Annotation Alcatraz Chapter Six
Kindly pretend that you own a mousetrap factory.
This mousetrap example is exactly the sort of thing I can do in a children’s book that I haven’t ever been able to make work in an adult book. I’m not sure why it feels so good in this format, while doesn’t quite fly in an adult book. Maybe it’s because when you write humor for the adult sf/f market, it seems like you can only do humor. You can’t have a hybrid story like this. Pratchett comes the closest, and I think his novels are legitimately good stories with good humor in the mix. But everyone else who writes humor seems to get dismissed as “just” humor. Their books don’t get much attention.
Here, however, I could–I thought–make a book work with good worldbuilding (if a little funny at times) and powerful characters who have actual character arcs in a book that is–essentially–a comedy. I think it’s because in the children’s field, books don’t need to be classified by genre. They already have a genre. They’re children’s books.
Either way, the humor in this book just works very well for me. It’s absurdist with a hint of satire, and it left me free to play with the form of the novel as well as the content.
Information. That’s the real power in this world.
Everyone is an academic. (Or, well, nearly everyone.) This is intentional. Grandpa Smedry gives us a speech here about information, and if I had to pick one theme for this book, his comments would be it.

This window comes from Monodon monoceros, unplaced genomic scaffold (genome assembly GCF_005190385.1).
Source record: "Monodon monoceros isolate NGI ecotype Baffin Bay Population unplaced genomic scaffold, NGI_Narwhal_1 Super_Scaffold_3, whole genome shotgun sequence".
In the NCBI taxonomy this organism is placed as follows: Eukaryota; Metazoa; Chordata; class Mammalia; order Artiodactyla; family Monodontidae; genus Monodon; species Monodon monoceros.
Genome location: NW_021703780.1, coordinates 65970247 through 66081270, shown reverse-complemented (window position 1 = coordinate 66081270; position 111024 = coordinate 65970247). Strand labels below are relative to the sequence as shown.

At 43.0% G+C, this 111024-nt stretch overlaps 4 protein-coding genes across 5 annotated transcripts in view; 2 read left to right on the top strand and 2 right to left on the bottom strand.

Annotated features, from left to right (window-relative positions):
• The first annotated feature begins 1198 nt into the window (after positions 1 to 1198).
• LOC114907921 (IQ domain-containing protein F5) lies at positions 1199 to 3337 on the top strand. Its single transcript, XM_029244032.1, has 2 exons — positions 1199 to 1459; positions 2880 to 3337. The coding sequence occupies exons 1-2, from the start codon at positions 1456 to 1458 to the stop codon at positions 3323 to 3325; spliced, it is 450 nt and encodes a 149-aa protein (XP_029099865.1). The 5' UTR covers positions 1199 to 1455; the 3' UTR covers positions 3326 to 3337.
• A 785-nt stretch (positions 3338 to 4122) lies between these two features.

Isaac Asimov once complained that fantasy was all about dumb barbarians killing smart wizards–thereby making the genre anti-intelligence. I’ve always found this a shortsighted way of looking at the genre. To me, it’s all about being clever. I wanted heroes who were academics. People who were what we would call nerds. And I wanted to show them using information–rather than weapons–to save the day.
I do worry, however, that Grandpa Smedry droned on a bit long in this chapter. It’s the last place where I think we have this problem in the book, but this chapter itself is essentially one big conversation while preparing to go into the library. Not a lot happens.
We get those sometimes in my books. Hopefully, they set us up for the drama and climaxes later on. We need to know the characters, and have a groundwork, for the quick pacing that happens from chapter seven onward.